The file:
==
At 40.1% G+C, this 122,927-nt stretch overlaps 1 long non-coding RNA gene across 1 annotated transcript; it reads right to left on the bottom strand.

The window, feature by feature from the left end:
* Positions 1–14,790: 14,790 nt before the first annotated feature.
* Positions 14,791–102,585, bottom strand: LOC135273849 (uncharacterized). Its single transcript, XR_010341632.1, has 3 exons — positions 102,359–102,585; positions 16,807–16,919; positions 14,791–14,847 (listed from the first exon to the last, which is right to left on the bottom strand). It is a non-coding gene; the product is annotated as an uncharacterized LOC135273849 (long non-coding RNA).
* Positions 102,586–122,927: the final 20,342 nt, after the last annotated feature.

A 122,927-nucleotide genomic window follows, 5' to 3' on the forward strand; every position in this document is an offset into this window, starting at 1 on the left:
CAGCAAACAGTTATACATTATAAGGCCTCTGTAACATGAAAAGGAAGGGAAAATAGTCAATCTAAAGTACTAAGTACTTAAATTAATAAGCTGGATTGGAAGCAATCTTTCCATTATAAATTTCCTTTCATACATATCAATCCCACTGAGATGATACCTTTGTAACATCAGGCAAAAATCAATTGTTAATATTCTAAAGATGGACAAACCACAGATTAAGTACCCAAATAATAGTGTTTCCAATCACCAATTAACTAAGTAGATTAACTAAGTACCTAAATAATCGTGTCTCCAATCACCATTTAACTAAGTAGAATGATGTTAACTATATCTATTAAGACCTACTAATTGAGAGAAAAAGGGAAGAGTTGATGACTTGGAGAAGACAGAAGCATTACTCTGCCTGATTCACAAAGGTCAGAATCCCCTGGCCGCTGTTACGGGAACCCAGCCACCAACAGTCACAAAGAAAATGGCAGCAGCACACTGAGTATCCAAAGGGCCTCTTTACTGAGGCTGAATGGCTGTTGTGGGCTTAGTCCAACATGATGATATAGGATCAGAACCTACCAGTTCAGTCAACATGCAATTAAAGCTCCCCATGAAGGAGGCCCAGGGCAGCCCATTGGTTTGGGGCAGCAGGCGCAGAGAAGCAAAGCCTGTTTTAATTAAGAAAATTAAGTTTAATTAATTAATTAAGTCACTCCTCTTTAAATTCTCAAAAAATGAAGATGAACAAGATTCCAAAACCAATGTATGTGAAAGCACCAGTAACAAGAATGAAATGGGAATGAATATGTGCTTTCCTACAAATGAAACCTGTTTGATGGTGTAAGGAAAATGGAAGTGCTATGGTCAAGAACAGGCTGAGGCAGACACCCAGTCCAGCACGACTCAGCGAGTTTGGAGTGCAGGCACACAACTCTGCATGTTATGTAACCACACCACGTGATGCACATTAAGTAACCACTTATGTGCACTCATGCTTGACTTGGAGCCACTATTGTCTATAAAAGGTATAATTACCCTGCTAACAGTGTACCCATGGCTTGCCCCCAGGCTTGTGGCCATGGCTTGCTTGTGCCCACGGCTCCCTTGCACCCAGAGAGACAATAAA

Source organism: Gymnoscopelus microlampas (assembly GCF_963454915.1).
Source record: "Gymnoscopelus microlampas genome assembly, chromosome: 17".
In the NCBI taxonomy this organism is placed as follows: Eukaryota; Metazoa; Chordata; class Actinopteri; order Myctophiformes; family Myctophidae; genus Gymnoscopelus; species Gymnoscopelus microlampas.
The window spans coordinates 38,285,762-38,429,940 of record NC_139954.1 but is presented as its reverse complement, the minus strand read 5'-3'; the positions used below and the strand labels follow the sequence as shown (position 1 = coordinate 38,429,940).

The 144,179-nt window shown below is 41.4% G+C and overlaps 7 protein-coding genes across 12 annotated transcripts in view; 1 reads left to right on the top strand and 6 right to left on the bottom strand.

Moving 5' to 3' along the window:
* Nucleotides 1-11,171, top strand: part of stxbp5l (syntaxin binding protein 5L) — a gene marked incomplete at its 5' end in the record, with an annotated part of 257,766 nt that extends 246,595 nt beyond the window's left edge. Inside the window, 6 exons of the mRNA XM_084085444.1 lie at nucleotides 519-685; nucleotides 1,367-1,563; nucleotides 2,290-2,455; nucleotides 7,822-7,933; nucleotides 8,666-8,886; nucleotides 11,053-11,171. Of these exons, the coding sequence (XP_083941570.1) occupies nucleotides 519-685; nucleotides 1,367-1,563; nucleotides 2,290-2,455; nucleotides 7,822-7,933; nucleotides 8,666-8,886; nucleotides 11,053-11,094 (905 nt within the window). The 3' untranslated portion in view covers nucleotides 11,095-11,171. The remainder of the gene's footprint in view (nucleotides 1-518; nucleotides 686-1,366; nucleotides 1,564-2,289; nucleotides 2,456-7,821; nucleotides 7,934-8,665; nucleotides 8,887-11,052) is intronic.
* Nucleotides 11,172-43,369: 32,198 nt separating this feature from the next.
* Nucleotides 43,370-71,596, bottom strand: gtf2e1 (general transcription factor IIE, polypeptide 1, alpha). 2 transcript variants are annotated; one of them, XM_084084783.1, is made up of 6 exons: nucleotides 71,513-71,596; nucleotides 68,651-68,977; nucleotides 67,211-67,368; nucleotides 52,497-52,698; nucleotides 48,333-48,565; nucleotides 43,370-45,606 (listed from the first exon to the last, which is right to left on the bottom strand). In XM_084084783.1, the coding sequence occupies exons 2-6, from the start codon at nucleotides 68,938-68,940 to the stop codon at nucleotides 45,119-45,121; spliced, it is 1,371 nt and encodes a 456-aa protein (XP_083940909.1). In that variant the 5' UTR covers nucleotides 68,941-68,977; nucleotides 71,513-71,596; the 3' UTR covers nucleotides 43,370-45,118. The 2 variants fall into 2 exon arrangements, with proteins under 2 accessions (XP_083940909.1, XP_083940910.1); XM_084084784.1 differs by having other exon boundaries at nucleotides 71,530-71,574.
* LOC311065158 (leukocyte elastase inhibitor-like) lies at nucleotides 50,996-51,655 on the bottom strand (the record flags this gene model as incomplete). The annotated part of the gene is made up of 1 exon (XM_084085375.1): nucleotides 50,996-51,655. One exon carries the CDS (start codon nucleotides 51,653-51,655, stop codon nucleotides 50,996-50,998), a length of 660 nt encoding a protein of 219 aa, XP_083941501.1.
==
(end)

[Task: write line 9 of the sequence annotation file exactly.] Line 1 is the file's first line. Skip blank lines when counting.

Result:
Source record: "Gymnoscopelus microlampas genome assembly, chromosome: 17".